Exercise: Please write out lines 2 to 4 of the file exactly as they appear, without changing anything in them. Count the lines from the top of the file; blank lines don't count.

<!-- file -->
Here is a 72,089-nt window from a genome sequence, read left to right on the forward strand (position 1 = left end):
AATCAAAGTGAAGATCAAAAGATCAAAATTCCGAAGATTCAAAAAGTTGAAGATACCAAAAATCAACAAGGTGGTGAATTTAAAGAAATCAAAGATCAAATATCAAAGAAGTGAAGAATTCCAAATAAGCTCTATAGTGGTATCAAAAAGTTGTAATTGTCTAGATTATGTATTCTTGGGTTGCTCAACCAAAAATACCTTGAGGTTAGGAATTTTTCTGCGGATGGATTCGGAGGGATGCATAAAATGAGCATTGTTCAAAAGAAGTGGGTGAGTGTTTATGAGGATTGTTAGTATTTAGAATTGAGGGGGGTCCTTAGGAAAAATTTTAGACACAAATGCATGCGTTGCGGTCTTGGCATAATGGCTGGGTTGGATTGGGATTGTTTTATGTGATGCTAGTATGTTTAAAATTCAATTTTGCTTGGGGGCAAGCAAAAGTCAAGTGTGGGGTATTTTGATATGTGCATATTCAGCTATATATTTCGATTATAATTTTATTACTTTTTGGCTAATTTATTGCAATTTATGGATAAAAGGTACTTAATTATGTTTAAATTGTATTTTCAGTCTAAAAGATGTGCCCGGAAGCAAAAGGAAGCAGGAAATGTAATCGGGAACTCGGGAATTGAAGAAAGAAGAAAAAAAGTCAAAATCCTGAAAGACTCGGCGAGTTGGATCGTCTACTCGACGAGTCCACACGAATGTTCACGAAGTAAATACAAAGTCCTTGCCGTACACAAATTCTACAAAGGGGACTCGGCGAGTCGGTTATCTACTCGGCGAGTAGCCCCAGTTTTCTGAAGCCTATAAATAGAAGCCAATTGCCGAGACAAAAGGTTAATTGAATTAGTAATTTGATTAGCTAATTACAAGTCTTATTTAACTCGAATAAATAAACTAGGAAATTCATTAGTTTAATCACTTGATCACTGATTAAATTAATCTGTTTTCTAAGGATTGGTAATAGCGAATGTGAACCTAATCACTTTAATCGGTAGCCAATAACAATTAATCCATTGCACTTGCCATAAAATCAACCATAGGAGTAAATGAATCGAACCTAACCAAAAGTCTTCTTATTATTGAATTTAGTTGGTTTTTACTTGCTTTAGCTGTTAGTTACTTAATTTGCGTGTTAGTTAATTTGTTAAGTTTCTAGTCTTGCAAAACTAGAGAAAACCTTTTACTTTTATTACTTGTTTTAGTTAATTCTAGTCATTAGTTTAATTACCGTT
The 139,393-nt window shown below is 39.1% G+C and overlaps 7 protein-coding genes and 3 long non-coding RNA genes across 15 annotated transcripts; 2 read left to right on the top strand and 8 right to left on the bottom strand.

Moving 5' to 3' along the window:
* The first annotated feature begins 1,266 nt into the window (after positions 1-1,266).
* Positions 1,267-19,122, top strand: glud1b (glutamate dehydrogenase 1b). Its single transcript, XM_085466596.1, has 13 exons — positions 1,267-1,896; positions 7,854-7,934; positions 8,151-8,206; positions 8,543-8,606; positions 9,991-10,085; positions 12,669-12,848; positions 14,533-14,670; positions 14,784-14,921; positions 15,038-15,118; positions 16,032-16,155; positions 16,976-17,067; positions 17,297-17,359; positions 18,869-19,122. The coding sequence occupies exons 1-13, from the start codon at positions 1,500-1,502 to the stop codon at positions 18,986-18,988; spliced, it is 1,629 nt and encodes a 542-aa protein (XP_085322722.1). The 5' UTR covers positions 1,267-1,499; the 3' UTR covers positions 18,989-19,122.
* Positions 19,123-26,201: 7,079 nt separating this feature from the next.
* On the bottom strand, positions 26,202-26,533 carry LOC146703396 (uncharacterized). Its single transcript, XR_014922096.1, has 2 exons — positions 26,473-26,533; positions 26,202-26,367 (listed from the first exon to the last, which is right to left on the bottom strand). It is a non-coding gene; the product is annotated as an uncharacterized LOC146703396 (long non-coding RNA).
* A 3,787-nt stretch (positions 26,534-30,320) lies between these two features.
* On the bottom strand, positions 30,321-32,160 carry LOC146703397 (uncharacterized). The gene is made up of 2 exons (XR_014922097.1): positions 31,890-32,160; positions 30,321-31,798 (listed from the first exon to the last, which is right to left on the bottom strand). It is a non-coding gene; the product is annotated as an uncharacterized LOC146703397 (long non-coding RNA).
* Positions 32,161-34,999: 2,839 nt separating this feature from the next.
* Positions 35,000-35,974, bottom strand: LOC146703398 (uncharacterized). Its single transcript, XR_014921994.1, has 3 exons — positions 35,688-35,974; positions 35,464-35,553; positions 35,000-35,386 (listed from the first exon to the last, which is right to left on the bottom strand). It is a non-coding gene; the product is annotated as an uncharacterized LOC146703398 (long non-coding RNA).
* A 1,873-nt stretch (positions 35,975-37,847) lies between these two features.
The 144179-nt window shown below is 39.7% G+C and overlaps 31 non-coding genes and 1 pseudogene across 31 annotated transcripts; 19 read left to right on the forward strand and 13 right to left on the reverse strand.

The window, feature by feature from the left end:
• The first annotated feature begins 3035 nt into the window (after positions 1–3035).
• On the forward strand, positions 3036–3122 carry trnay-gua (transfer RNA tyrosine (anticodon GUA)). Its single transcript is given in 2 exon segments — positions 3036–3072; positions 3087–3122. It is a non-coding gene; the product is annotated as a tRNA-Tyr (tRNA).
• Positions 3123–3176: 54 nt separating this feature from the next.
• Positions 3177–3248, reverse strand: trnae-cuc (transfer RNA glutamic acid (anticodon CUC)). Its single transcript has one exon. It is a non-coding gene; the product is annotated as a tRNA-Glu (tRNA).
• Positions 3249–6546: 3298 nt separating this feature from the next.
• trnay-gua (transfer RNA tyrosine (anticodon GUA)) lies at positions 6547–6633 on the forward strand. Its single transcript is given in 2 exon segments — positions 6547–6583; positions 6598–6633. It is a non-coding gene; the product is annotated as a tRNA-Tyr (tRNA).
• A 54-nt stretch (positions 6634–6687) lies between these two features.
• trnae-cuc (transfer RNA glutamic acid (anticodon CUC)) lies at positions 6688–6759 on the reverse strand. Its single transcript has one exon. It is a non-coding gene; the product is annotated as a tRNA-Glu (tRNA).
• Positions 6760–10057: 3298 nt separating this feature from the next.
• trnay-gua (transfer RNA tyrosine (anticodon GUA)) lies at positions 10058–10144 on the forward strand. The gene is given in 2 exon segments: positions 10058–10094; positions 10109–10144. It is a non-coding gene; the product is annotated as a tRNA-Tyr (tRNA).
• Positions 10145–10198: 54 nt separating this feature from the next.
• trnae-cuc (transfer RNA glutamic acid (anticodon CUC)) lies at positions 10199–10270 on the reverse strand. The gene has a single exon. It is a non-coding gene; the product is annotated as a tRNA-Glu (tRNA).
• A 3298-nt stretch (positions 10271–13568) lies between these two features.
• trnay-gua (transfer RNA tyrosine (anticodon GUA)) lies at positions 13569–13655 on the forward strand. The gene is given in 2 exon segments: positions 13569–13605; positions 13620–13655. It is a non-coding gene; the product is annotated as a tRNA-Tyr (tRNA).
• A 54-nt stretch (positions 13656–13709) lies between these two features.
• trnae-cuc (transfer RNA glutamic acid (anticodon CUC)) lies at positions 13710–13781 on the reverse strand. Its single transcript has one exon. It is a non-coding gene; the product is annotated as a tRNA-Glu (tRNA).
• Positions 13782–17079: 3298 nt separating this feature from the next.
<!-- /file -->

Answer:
AATCAAAGTGAAGATCAAAAGATCAAAATTCCGAAGATTCAAAAAGTTGAAGATACCAAAAATCAACAAGGTGGTGAATTTAAAGAAATCAAAGATCAAATATCAAAGAAGTGAAGAATTCCAAATAAGCTCTATAGTGGTATCAAAAAGTTGTAATTGTCTAGATTATGTATTCTTGGGTTGCTCAACCAAAAATACCTTGAGGTTAGGAATTTTTCTGCGGATGGATTCGGAGGGATGCATAAAATGAGCATTGTTCAAAAGAAGTGGGTGAGTGTTTATGAGGATTGTTAGTATTTAGAATTGAGGGGGGTCCTTAGGAAAAATTTTAGACACAAATGCATGCGTTGCGGTCTTGGCATAATGGCTGGGTTGGATTGGGATTGTTTTATGTGATGCTAGTATGTTTAAAATTCAATTTTGCTTGGGGGCAAGCAAAAGTCAAGTGTGGGGTATTTTGATATGTGCATATTCAGCTATATATTTCGATTATAATTTTATTACTTTTTGGCTAATTTATTGCAATTTATGGATAAAAGGTACTTAATTATGTTTAAATTGTATTTTCAGTCTAAAAGATGTGCCCGGAAGCAAAAGGAAGCAGGAAATGTAATCGGGAACTCGGGAATTGAAGAAAGAAGAAAAAAAGTCAAAATCCTGAAAGACTCGGCGAGTTGGATCGTCTACTCGACGAGTCCACACGAATGTTCACGAAGTAAATACAAAGTCCTTGCCGTACACAAATTCTACAAAGGGGACTCGGCGAGTCGGTTATCTACTCGGCGAGTAGCCCCAGTTTTCTGAAGCCTATAAATAGAAGCCAATTGCCGAGACAAAAGGTTAATTGAATTAGTAATTTGATTAGCTAATTACAAGTCTTATTTAACTCGAATAAATAAACTAGGAAATTCATTAGTTTAATCACTTGATCACTGATTAAATTAATCTGTTTTCTAAGGATTGGTAATAGCGAATGTGAACCTAATCACTTTAATCGGTAGCCAATAACAATTAATCCATTGCACTTGCCATAAAATCAACCATAGGAGTAAATGAATCGAACCTAACCAAAAGTCTTCTTATTATTGAATTTAGTTGGTTTTTACTTGCTTTAGCTGTTAGTTACTTAATTTGCGTGTTAGTTAATTTGTTAAGTTTCTAGTCTTGCAAAACTAGAGAAAACCTTTTACTTTTATTACTTGTTTTAGTTAATTCTAGTCATTAGTTTAATTACCGTT
The 139,393-nt window shown below is 39.1% G+C and overlaps 7 protein-coding genes and 3 long non-coding RNA genes across 15 annotated transcripts; 2 read left to right on the top strand and 8 right to left on the bottom strand.

Moving 5' to 3' along the window: